National Protocol on Sexual Assault Forensic Exams
Thursday, November 11, 2004 11:05 AM

The U.S. Department of Justice Office on Violence against Women has released a National Protocol for Sexual Assault Medical Forensic Examinations for Adults/Adolescents. The protocol contains detailed guidelines for criminal justice and health care practitioners in responding to the needs of victims of sexual assault. The protocol recognizes the need to conduct examinations in a sensitive, dignified and victim-centered manner. Also, in recognition that coordinated community efforts are the most effective way to stop violence against women, the protocol has been designed as a guide that combines cutting edge response techniques with collaboration among service providers in order to enhance communities’ ability to treat victims and punish sexual offenders.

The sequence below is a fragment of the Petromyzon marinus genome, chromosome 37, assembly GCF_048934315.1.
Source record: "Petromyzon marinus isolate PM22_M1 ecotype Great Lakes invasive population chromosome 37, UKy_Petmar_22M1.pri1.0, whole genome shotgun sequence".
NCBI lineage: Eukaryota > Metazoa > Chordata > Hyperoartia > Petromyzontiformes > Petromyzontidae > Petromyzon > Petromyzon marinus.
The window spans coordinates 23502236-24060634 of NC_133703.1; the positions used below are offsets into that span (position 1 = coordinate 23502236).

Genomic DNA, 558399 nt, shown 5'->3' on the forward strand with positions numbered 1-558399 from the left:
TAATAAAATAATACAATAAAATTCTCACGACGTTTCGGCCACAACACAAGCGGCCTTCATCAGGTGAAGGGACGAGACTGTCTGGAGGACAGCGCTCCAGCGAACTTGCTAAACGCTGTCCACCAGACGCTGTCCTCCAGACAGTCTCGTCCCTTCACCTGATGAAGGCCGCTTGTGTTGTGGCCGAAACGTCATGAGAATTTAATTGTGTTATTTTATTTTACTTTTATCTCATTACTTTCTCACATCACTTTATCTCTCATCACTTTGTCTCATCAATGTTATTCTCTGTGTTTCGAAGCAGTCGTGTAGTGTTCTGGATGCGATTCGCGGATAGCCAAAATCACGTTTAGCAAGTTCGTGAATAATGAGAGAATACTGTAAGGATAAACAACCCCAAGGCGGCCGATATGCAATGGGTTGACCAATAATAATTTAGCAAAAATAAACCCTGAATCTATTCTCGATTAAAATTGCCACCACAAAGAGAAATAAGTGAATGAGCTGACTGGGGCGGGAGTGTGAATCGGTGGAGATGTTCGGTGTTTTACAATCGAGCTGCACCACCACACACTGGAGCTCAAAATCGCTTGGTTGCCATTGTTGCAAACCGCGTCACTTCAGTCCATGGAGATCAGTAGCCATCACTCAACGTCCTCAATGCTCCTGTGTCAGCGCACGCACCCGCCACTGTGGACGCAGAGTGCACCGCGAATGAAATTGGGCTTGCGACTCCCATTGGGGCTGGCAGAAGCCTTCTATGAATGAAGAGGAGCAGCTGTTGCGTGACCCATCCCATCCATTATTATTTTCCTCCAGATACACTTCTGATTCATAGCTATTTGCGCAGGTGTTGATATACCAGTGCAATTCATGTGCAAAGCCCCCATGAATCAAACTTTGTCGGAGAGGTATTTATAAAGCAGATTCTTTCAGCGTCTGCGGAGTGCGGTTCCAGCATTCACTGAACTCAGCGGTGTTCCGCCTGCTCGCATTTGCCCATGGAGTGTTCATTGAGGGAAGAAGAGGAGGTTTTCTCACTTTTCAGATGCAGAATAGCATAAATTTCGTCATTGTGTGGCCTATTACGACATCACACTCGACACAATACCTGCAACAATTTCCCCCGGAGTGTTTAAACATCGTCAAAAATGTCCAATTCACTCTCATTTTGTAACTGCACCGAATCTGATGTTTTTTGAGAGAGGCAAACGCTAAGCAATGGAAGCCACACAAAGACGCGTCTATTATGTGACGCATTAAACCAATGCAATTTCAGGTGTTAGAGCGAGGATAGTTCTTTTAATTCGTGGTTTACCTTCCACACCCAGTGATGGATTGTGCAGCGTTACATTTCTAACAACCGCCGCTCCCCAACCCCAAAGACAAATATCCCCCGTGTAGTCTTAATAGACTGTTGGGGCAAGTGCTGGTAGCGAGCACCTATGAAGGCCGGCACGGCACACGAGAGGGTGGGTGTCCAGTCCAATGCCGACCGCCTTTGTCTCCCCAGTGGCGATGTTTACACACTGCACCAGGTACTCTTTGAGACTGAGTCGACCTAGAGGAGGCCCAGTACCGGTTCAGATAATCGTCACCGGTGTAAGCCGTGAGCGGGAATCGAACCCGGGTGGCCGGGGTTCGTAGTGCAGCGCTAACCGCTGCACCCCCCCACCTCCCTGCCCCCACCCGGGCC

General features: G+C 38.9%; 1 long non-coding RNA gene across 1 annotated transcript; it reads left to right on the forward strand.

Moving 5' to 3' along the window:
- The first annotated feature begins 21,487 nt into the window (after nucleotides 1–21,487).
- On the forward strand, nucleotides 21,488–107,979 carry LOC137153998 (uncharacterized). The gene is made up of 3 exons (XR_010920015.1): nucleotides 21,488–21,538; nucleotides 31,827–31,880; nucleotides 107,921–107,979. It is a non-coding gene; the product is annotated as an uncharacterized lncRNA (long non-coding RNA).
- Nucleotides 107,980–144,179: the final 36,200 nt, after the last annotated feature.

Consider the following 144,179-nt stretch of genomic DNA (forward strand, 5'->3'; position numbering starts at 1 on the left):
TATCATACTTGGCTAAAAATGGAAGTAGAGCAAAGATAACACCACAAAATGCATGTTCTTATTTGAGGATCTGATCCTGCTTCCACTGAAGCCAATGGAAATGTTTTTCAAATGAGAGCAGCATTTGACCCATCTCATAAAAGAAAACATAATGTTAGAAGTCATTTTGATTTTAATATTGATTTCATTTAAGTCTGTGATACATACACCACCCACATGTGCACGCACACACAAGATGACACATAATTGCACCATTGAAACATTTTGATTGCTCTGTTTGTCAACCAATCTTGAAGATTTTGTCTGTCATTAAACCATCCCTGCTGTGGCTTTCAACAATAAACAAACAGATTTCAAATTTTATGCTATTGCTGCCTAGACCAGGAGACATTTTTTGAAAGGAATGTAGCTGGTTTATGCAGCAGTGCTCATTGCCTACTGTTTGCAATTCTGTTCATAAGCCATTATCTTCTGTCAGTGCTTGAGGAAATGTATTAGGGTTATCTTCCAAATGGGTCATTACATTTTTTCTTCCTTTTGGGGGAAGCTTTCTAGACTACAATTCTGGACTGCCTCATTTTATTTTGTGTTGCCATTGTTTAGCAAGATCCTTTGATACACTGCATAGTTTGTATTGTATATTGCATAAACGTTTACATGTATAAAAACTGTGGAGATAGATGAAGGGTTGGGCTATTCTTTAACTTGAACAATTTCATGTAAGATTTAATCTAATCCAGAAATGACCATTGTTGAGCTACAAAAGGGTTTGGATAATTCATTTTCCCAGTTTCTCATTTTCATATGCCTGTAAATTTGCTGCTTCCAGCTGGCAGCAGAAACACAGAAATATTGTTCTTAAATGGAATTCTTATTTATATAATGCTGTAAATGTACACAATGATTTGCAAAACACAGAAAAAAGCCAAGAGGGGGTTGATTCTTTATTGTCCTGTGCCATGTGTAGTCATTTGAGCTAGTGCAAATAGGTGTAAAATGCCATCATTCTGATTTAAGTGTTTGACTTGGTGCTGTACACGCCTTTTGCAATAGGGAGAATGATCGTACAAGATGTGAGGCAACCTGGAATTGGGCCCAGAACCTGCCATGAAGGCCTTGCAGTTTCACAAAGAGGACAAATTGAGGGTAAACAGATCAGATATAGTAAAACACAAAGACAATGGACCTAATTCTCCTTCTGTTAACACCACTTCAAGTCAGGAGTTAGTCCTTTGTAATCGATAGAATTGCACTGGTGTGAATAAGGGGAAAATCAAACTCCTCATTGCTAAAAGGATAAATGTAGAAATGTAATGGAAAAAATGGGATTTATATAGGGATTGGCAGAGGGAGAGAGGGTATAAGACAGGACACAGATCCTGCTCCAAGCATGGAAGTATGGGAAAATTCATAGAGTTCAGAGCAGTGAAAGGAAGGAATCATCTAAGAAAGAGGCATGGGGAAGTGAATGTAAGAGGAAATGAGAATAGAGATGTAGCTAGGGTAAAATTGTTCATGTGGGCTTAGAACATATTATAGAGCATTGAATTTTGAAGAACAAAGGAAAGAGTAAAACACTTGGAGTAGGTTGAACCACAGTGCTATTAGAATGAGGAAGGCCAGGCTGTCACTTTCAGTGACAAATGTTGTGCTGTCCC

Topics included in the protocol include: Coordinated Team Approach, Victim-Centered Care, Informed Consent, Confidentiality, Reporting to Law Enforcement, Payment for Examination under VAWA, as well Operational Issues and the Examination process. However, the protocol lacks any mention of emergency contraception, which disturbed many victim's advocates as well as many doctors. A discussion of emergency contraception between the health care provider and victim is standard medical protocol, and some states require that the victim be offered it. Critics also point out that only one page of the entire 141 page protocol is devoted to "pregnancy risk evaluation and care."

Compiled from: “A National Protocol for Sexual Assault Medical Forensic Examinations Adults/Adolescents,” U.S. Department of Justice Office on Violence Against Women, September 2004.

"Egypt Changes Courts; Rape Exam Guide Omits E.C.", Robin Hindery, Women's ENews, 30 Oct. 2004.